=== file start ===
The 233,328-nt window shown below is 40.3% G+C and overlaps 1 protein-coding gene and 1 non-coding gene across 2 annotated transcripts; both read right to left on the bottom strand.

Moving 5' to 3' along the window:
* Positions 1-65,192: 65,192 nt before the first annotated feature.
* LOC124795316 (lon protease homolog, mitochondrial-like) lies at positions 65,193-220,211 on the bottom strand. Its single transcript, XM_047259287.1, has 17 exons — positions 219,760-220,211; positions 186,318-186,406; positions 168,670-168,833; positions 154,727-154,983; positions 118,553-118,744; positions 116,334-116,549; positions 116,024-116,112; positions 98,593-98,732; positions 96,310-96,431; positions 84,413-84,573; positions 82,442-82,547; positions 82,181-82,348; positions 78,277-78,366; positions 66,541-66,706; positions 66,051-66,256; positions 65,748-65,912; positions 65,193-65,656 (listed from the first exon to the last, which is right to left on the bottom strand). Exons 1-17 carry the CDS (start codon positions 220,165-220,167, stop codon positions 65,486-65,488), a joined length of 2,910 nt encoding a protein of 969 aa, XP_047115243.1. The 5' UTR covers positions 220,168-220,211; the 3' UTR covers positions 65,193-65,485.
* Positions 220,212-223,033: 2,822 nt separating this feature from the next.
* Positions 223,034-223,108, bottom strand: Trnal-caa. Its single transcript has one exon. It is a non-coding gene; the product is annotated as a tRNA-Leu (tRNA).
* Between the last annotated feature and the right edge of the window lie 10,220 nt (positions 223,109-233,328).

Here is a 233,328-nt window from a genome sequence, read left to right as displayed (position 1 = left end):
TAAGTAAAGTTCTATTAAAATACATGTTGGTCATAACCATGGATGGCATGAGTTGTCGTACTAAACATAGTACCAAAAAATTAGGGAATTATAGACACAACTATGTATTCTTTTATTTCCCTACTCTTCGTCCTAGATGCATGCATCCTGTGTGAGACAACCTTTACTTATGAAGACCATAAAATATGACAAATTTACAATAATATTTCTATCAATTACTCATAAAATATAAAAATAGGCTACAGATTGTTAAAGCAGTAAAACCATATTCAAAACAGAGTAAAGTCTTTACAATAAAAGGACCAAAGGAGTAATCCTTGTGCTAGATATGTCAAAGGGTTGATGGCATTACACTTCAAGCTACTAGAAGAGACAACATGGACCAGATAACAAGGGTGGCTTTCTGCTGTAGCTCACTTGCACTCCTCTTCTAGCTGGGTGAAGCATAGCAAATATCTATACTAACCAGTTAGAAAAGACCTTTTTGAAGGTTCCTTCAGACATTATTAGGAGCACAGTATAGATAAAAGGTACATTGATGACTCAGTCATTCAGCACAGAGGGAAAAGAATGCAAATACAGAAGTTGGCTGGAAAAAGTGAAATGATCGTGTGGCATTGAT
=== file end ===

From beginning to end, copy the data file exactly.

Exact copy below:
The 233,328-nt window shown below is 40.3% G+C and overlaps 1 protein-coding gene and 1 non-coding gene across 2 annotated transcripts; both read right to left on the bottom strand.

Moving 5' to 3' along the window:
* Positions 1-65,192: 65,192 nt before the first annotated feature.
* LOC124795316 (lon protease homolog, mitochondrial-like) lies at positions 65,193-220,211 on the bottom strand. Its single transcript, XM_047259287.1, has 17 exons — positions 219,760-220,211; positions 186,318-186,406; positions 168,670-168,833; positions 154,727-154,983; positions 118,553-118,744; positions 116,334-116,549; positions 116,024-116,112; positions 98,593-98,732; positions 96,310-96,431; positions 84,413-84,573; positions 82,442-82,547; positions 82,181-82,348; positions 78,277-78,366; positions 66,541-66,706; positions 66,051-66,256; positions 65,748-65,912; positions 65,193-65,656 (listed from the first exon to the last, which is right to left on the bottom strand). Exons 1-17 carry the CDS (start codon positions 220,165-220,167, stop codon positions 65,486-65,488), a joined length of 2,910 nt encoding a protein of 969 aa, XP_047115243.1. The 5' UTR covers positions 220,168-220,211; the 3' UTR covers positions 65,193-65,485.
* Positions 220,212-223,033: 2,822 nt separating this feature from the next.
* Positions 223,034-223,108, bottom strand: Trnal-caa. Its single transcript has one exon. It is a non-coding gene; the product is annotated as a tRNA-Leu (tRNA).
* Between the last annotated feature and the right edge of the window lie 10,220 nt (positions 223,109-233,328).

Here is a 233,328-nt window from a genome sequence, read left to right as displayed (position 1 = left end):
TAAGTAAAGTTCTATTAAAATACATGTTGGTCATAACCATGGATGGCATGAGTTGTCGTACTAAACATAGTACCAAAAAATTAGGGAATTATAGACACAACTATGTATTCTTTTATTTCCCTACTCTTCGTCCTAGATGCATGCATCCTGTGTGAGACAACCTTTACTTATGAAGACCATAAAATATGACAAATTTACAATAATATTTCTATCAATTACTCATAAAATATAAAAATAGGCTACAGATTGTTAAAGCAGTAAAACCATATTCAAAACAGAGTAAAGTCTTTACAATAAAAGGACCAAAGGAGTAATCCTTGTGCTAGATATGTCAAAGGGTTGATGGCATTACACTTCAAGCTACTAGAAGAGACAACATGGACCAGATAACAAGGGTGGCTTTCTGCTGTAGCTCACTTGCACTCCTCTTCTAGCTGGGTGAAGCATAGCAAATATCTATACTAACCAGTTAGAAAAGACCTTTTTGAAGGTTCCTTCAGACATTATTAGGAGCACAGTATAGATAAAAGGTACATTGATGACTCAGTCATTCAGCACAGAGGGAAAAGAATGCAAATACAGAAGTTGGCTGGAAAAAGTGAAATGATCGTGTGGCATTGAT